Posted on January 19, 2017 by kellyk
With cyber-attacks reaching new heights year after year, organizations all over the world are starting to make security a top priority.
You are likely feeling the pressure to do something, but where should you start?
After all, there are so many security products on the market. From endpoint security and threat intelligence to multi-factor authentication and high-end training, the options seem limitless… and there’s no clear progression from start to finish.
In the coming weeks, we’ll be covering the basics of cybersecurity, including the prerequisites and cultural changes that go along with it.
Here’s How It Should Work
When it comes to cybersecurity, most organizations put the cart before the horse. They assume they need fancy, expensive security products, and end up investing tens or even hundreds of thousands of dollars… before they’ve laid the proper groundwork.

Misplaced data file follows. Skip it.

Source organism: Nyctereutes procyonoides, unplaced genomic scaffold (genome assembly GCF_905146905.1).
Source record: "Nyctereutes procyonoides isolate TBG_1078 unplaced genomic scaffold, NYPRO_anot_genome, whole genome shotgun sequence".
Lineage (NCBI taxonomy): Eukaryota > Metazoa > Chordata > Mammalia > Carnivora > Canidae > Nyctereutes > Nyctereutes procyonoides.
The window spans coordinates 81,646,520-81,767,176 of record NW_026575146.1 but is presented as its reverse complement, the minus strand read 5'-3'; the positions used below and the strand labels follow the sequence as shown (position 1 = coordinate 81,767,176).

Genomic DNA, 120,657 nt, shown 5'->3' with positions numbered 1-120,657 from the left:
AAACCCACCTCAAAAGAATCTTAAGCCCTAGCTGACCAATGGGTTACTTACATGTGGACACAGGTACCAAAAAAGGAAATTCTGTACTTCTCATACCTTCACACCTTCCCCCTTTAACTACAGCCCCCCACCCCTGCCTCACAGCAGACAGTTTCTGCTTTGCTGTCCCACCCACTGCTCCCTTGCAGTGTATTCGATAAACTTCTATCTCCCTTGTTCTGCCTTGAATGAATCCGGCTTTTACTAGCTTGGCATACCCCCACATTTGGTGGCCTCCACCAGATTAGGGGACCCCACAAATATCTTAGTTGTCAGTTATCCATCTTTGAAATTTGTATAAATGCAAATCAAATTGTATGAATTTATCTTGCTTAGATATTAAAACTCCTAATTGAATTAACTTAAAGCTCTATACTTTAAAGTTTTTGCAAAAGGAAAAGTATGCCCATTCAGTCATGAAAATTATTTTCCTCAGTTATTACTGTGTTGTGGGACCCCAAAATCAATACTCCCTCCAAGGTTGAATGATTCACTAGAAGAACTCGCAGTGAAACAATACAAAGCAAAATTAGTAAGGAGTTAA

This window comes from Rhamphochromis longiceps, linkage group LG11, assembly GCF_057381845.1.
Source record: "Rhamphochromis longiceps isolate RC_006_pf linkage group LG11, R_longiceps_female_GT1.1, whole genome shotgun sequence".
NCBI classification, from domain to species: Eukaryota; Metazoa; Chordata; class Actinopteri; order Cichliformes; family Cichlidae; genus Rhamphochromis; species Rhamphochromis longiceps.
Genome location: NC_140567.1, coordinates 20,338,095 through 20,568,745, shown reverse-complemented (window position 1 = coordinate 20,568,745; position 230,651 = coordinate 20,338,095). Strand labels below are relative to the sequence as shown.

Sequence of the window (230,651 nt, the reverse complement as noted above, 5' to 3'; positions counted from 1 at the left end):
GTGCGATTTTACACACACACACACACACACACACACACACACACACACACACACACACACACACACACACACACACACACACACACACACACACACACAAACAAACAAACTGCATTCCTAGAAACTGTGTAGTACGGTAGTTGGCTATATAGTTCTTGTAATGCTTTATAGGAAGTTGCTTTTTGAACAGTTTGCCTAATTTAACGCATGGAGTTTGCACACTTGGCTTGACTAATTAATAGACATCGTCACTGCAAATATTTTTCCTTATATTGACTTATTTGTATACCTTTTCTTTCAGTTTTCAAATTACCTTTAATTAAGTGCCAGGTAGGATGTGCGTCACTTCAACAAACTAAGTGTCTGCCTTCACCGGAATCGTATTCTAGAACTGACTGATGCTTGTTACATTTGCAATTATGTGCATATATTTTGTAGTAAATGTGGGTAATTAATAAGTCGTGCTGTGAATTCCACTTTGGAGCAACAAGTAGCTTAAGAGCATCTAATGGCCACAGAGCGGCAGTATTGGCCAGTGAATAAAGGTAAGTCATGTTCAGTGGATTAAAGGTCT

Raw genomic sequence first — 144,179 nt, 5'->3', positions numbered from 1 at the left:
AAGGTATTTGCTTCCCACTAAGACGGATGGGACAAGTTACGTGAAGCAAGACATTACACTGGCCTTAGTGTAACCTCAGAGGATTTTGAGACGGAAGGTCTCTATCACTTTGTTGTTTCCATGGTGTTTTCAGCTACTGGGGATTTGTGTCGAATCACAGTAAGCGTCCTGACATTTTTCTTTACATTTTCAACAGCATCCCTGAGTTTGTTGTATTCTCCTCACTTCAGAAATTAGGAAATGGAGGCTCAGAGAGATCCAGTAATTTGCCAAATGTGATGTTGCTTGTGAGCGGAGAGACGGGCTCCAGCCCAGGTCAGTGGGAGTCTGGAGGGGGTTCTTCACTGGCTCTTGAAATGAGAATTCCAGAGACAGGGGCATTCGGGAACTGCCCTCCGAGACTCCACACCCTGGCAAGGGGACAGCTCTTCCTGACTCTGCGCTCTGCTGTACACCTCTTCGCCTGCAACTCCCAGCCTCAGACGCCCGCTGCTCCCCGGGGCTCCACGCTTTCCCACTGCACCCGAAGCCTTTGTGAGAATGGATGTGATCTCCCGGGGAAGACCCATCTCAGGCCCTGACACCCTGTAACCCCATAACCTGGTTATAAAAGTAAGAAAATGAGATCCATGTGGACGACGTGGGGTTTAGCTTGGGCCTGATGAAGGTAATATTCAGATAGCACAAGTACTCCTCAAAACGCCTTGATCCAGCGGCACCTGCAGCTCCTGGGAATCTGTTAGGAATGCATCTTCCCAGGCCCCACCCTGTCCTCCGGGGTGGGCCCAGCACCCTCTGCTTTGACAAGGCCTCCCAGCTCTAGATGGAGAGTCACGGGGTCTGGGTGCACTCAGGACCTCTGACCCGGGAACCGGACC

Does that sound like a big deal? It should.
If your organization doesn’t do the basics well, no fancy security product will keep attackers at bay. For example, if you haven’t established a security-conscious culture, implemented a vulnerability and patch management program, or gotten your user access levels under control… nothing else will matter.
But more on that later. For now, here’s what you need to know.
In very basic terms, there are two important metrics to consider: cyber exposure, and cyber maturity.
Cyber exposure is, in essence, how easy of a target and attractive your organization is to an attacker. The larger and more complex your organization is, the higher your level of cyber exposure. Naturally, other factors such as storing large quantities of sensitive data also increase your level of cyber exposure.